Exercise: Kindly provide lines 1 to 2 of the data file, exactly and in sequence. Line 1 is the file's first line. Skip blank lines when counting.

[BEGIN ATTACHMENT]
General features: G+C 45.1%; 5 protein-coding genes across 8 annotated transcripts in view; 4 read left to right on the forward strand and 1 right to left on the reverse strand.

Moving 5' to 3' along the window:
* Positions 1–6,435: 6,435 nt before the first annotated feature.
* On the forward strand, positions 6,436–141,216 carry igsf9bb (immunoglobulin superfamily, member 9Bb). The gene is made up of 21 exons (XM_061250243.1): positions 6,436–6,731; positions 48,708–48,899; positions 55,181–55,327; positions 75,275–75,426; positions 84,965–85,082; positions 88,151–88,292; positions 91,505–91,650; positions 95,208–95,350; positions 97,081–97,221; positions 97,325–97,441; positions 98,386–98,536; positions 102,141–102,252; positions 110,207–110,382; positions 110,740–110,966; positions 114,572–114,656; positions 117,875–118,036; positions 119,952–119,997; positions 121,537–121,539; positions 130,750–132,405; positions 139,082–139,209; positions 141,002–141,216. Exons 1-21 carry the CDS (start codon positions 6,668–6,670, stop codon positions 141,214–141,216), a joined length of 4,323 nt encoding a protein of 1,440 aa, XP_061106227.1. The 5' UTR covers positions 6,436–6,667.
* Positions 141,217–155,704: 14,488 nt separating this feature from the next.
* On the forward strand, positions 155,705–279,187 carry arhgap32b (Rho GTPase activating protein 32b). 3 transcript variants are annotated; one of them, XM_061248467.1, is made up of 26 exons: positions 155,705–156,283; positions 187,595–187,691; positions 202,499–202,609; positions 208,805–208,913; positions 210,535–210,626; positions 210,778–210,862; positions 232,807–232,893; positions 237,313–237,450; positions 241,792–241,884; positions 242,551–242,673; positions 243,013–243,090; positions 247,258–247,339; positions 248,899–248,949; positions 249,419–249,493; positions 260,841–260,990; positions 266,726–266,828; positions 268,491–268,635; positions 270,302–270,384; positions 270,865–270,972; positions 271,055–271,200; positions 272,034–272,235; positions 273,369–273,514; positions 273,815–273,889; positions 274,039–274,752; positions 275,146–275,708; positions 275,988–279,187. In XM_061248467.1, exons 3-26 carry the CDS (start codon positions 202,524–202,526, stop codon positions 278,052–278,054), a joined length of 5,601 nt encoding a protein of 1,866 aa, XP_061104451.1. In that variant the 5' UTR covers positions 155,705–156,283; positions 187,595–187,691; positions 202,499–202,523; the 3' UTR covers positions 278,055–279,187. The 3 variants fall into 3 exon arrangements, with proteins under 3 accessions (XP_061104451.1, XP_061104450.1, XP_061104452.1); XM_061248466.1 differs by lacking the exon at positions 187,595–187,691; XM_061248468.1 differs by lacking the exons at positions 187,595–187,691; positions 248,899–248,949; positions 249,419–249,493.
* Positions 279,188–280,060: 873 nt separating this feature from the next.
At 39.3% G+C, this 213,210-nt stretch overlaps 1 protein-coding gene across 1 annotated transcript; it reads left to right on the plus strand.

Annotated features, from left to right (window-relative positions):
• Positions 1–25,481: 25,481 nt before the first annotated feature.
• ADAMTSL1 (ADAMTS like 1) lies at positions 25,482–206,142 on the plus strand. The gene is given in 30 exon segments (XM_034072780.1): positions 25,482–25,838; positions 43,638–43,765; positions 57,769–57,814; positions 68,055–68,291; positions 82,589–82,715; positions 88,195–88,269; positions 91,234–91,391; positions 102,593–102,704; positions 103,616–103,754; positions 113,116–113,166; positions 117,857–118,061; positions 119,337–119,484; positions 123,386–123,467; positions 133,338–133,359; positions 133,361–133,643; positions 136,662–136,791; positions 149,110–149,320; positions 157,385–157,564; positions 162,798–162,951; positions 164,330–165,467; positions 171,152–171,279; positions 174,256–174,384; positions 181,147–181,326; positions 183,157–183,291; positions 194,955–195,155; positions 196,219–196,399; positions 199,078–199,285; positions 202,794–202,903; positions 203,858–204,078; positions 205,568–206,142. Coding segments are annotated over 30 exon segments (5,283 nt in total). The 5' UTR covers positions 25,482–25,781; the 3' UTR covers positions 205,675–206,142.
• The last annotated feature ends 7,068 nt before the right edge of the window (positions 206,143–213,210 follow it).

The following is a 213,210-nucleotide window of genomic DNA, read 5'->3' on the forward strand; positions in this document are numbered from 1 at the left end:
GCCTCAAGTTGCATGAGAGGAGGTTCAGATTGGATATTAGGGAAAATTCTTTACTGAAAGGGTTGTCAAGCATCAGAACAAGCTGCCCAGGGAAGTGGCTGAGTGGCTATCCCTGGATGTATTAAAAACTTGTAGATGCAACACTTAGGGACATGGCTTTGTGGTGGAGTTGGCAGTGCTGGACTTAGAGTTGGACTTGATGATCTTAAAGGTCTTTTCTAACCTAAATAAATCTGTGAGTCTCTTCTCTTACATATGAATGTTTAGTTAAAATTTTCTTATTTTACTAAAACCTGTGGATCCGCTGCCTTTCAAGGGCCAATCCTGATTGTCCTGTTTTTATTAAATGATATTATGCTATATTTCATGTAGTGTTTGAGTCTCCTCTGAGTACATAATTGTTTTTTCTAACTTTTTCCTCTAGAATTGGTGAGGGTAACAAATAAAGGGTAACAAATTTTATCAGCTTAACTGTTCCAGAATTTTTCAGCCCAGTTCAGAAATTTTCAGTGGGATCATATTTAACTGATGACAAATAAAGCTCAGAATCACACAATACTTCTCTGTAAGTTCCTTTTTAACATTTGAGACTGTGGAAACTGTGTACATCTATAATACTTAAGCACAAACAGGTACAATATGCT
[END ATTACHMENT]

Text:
General features: G+C 45.1%; 5 protein-coding genes across 8 annotated transcripts in view; 4 read left to right on the forward strand and 1 right to left on the reverse strand.

Moving 5' to 3' along the window: